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Hôpital Vétérinaire Taché - Sake, Mush, Rocky

The Team at Hôpital Vétérinaire Taché in Outaouais Answers Your Questions

Does my cat or dog need daily tooth brushing?

Yes, daily brushing can help prevent plaque and tartar build-up and gingivitis. Bacteria (one of the components of plaque) living in the mouth can get into the blood stream and lead to problems with other organs, in particular the heart and the kidneys. There are toothpastes that are specially designed for pets, as well as foods and treats than can help keep teeth healthy. Despite all your precautions, most cats and dogs will need annual tartar removal. Make an appointment with us for a dental evaluation and for a tooth brushing demonstration with your pet!


Do ticks and mosquitoes present a danger to my dog?

Yes. Ticks and mosquitoes can be carriers of certain diseases. The tick can carry and transmit diseases such as Lyme borreliosis (Lyme disease), anaplasmosis or ehrlichiosis, while mosquitoes can transmit heartworm disease, among other things. The clinical signs of these diseases may vary, and can be very serious. Your animal may be bitten or stung in both rural and urban settings. It is therefore suggested your pet undergo regular screenings for these four diseases. There are also several medications that can prevent the development of these diseases. A vaccine to prevent Lyme disease is available. Discuss your options with us during your pet’s annual exam.


My pet is scratching a lot! What should I do?

There are many potential causes for scratching in pets. Some parasites (such as fleas and ear mites) can cause itchiness, as can infections or inflammation. Your pet may be allergic to an ingredient in its food or may be reacting to an allergen in its environment (flowers, pollen, etc). A thorough exam and several tests are necessary to determine the cause of the problem and find an appropriate solution.


My pet is overweight despite my efforts. What can I do?

Obesity is increasingly common among household pets. As in humans, this disease puts your pet at risk for serious health problems such as cardiovascular disease, arthritis, diabetes, heat or exercise intolerance, increased risks during surgery and anasthesia, as well as a reduced lifespan. Therefore it is important to ensure that your animal maintains (or returns to) its ideal weight. Exercising by playing games or walking is an essential element of weight loss. It is also necessary to modify your pet’s diet, by reducing portion sizes and/or choosing food specifically formulated for weight loss. Consult us for more information!


Which plants or foods are dangerous or toxic to my cat or dog?

There are many! Here is a partial list of foods and plants to avoid:


  • Grapes and raisins
  • Garlic and foods of the same family
  • Onions and foods of the same family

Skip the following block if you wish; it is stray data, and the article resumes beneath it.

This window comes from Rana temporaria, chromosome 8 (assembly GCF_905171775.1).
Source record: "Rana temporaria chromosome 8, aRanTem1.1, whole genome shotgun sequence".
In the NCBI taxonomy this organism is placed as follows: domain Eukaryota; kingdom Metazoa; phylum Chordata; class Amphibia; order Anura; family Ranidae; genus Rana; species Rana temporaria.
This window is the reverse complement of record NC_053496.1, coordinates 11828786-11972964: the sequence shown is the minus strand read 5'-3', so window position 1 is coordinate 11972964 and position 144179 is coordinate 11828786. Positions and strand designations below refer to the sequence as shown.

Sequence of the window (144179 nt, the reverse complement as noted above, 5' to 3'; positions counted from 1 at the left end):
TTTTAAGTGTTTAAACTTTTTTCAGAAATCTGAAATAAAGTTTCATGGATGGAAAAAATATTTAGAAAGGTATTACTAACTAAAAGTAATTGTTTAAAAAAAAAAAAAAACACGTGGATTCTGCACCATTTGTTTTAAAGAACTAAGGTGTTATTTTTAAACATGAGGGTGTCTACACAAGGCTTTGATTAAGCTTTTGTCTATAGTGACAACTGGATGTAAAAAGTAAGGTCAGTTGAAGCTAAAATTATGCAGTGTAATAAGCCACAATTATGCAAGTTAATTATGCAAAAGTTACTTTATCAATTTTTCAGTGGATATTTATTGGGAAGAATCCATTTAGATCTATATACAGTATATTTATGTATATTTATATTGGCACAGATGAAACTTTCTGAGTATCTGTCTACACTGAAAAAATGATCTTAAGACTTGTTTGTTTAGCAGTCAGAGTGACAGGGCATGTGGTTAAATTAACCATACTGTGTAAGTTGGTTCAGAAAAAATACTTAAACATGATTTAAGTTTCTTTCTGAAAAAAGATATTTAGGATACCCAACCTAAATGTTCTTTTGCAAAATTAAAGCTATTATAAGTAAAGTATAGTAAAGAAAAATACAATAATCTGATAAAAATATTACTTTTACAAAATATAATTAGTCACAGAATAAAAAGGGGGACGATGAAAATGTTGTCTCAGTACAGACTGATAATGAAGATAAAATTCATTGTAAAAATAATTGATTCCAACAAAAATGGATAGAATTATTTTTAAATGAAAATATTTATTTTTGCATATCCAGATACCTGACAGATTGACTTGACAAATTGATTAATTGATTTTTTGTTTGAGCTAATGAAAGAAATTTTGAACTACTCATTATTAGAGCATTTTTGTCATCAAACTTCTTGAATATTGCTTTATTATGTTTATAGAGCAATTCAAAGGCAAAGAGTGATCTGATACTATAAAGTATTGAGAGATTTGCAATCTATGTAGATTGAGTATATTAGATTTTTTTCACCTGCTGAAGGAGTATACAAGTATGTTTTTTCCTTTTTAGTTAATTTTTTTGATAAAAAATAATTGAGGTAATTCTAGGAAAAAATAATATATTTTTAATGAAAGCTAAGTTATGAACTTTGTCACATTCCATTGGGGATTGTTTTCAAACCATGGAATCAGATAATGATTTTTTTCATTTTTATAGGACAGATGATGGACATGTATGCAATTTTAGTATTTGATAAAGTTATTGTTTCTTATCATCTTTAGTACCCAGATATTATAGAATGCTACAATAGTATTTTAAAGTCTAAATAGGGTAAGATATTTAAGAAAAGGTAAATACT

• Raw bread dough
  • Raw eggs, raw meat
  • Bones
  • Macadamia nuts
  • Fruits with pits
  • Chocolate
  • Avocado
  • Alcohol, coffee, tea
  • Green potatoes, green tomatoes
  • Some mushrooms
  • Narcissus
  • Holly
  • Lilies
  • Ivy
  • Oleander
  • Tobacco
  • Mistletoe, poinsettia
  • Morning glory
  • Potato plants
  • Yew
  • Tulips


See http://www.aspca.org/pet-care for more information.


Does my pet require annual vaccines?

Cats, dogs, and ferrets should receive regular vaccines to protect against certain diseases. However, the choice and frequency of vaccine administration depend on the animal and on its risk of contracting these diseases. An adult cat living exclusively indoors may need only one vaccine every 3 years, while an active dog that loves to go out and explore may require several annual vaccines. Certain diseases can be transmitted to humans. They are called “zoonoses”. Rabies and leptospirosis are two such examples. Vaccines are available to protect your pets from these diseases.


My cat or dog is over 7 years old. Should I be worried? What should I watch for?

All pets age differently. The species and the breed influence the animal’s life cycle. Your veterinarian can shed some light on the particular case of your cat or dog during its general exam. Even if your animal is now considered “geriatric”, it may stay in great shape for several years. Its health however can change rapidly as it grows older. It is therefore essential to pay close attention to changes in behaviour and habits. The annual exam remains essential to most rapidly detect certain physical changes. Your veterinarian may recommend a bi-annual exam to more closely track a specific condition. Certain diseases can only be detected using very specific tests. A “geriatric health assessment” including blood and urine tests, X-rays or other information will accordingly be suggested to you during your pet’s annual visit. Be attentive to any changes, including behavioural changes, increases or decreases in appetite or thirst, weight gain or loss, vomiting or changes in stool consistency, changes in mobility, etc, and contact us if these changes (or other concerns) occur.


I have a little pet that is not a dog or a cat. Does it need a medical check-up?

Yes! An annual exam is recommended for all pets, whether it is a small rodent (mouse, hamster, gerbil…), a rabbit, a bird, a reptile, a ferret, a hedgehog, or even a sugar glider! Even the smallest animals need care to avoid health problems. Call us for more information!

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